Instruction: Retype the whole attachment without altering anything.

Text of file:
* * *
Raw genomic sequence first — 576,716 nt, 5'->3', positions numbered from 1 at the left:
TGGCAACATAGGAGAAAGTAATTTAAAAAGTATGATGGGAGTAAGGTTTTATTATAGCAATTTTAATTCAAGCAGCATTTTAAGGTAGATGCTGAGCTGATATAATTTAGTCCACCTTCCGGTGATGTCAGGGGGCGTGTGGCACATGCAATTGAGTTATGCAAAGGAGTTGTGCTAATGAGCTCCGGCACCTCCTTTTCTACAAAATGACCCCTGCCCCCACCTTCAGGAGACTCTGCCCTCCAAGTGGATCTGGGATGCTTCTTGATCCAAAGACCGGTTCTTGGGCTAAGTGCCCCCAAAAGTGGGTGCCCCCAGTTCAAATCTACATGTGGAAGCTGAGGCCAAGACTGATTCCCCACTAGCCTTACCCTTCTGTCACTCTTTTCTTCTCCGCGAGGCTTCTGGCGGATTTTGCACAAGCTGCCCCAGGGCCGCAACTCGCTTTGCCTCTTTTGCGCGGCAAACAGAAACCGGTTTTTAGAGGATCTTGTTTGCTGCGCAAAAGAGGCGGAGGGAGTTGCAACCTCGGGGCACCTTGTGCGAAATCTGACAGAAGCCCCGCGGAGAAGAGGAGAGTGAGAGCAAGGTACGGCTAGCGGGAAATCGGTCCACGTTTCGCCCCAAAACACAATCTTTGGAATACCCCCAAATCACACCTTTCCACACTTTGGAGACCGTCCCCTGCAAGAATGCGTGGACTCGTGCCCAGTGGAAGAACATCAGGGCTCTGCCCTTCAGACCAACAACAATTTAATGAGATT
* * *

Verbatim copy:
Raw genomic sequence first — 576,716 nt, 5'->3', positions numbered from 1 at the left:
TGGCAACATAGGAGAAAGTAATTTAAAAAGTATGATGGGAGTAAGGTTTTATTATAGCAATTTTAATTCAAGCAGCATTTTAAGGTAGATGCTGAGCTGATATAATTTAGTCCACCTTCCGGTGATGTCAGGGGGCGTGTGGCACATGCAATTGAGTTATGCAAAGGAGTTGTGCTAATGAGCTCCGGCACCTCCTTTTCTACAAAATGACCCCTGCCCCCACCTTCAGGAGACTCTGCCCTCCAAGTGGATCTGGGATGCTTCTTGATCCAAAGACCGGTTCTTGGGCTAAGTGCCCCCAAAAGTGGGTGCCCCCAGTTCAAATCTACATGTGGAAGCTGAGGCCAAGACTGATTCCCCACTAGCCTTACCCTTCTGTCACTCTTTTCTTCTCCGCGAGGCTTCTGGCGGATTTTGCACAAGCTGCCCCAGGGCCGCAACTCGCTTTGCCTCTTTTGCGCGGCAAACAGAAACCGGTTTTTAGAGGATCTTGTTTGCTGCGCAAAAGAGGCGGAGGGAGTTGCAACCTCGGGGCACCTTGTGCGAAATCTGACAGAAGCCCCGCGGAGAAGAGGAGAGTGAGAGCAAGGTACGGCTAGCGGGAAATCGGTCCACGTTTCGCCCCAAAACACAATCTTTGGAATACCCCCAAATCACACCTTTCCACACTTTGGAGACCGTCCCCTGCAAGAATGCGTGGACTCGTGCCCAGTGGAAGAACATCAGGGCTCTGCCCTTCAGACCAACAACAATTTAATGAGATT